Sunday, July 5, 2015

Craftsy Class Review: 16 Cookie Decorating Techniques


16 Cookie Decorating Techniques was taught by Amber Spiegel, who owns Sweetambs, a cookie

studio.

She divided this class into 8 sections which go over different techniques and the basics of icing consistency, which is really important for cookie decorating.

Now, let me be the first to say that cake decorators are crazy, but cookie decorators are REALLY crazy. I've never seen so many people who take something that's not serious so seriously, and who are the first to claim that they "invented" a technique that's been done ninety million times before. Or that someone "copied" their design when the design in question is something like a stop sign.

For Pete's sake, really? There was one woman a while ago who was telling people that she had copyrighted a cookie that looked like a sculpture. Uh no, you're the copycat who copied the sculpture, you can't copyright that. And if you do a cookie that looks like a flip flop, guess what? Flip flops were probably around before you were, so relax.

Anyway, I mention that because she covers a lot of basic patterns like eyelet, quilting, roses etc, and I can just imagine what the cookie people will say if they see a "copy" of one of them. Don't worry, if you want to do one of these designs you're not a copyright violator. She shows you how to use stencils etc., so yeah, that's not an original design.

So go ahead and practice your cookie making using these designs, then add your own little details to them based on the occasion you're making them for. There are a lot of tips in this class and you should be able to use them to put together some cute cookie designs for whatever party you need them for.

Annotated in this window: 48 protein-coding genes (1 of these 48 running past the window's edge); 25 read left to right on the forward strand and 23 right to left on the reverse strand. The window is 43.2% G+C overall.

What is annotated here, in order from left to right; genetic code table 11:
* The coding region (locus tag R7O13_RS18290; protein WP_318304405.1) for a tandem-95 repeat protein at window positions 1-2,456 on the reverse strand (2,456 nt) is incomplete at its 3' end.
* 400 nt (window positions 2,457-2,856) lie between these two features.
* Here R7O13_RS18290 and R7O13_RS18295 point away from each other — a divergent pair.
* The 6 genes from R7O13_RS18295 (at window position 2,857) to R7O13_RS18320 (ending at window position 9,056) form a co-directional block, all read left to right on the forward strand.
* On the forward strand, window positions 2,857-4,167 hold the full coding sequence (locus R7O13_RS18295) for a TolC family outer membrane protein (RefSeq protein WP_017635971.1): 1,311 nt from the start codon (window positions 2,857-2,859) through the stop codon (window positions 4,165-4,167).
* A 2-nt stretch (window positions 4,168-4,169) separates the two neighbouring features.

And seriously...Some of the things that she does in this class are so time-intensive, you'd have to charge a good amount per cookie to make it worth doing for profit. She goes over flooding, piping designs, texturing, antiquing, painting and methods to transfer patterns with different tools. She also shows you how to do vintage-style roses using a scribing tool in icing, and some brush embroidery. These are not cookies that you would sell for $3 each.

The class has templates and recipes, so you should be able to get a good start even if you haven't done this kind of decorating before.

My final review:

Skill level: Beginner to intermediate
Equipment you have to have: Piping bags, food coloring markers, scribing tool, various food colorings and brushes etc.
Sleep-inducing level: She's pretty quiet and I would have been asleep in about two minutes if I wasn't doing this first thing in the morning.
What it assumes you already know: How to pipe icing.
Unnecessary Difficulty Level Of Methods Demonstrated: There's a fair amount, but you can eyeball things without measuring them, etc, to streamline the process. It's a cookie, relax.
Annoying Host Habits: Her piping bags are so full...It works for flooding but if you're piping with a stiffer icing it's better to not fill it up as much and not kill your hands. When you pipe a ton of cookies your hand will be a claw at the end of the day if your bags were too full.

Level of Helpful Hints Learned: There's enough in here that you should be able to do a respectable cookie if you've never done one before, with a little practice.



Kara Buntin owns A Cake To Remember LLC,  online cake supplies at  www.acaketoremember.com and www.acaketoremember.etsy.com

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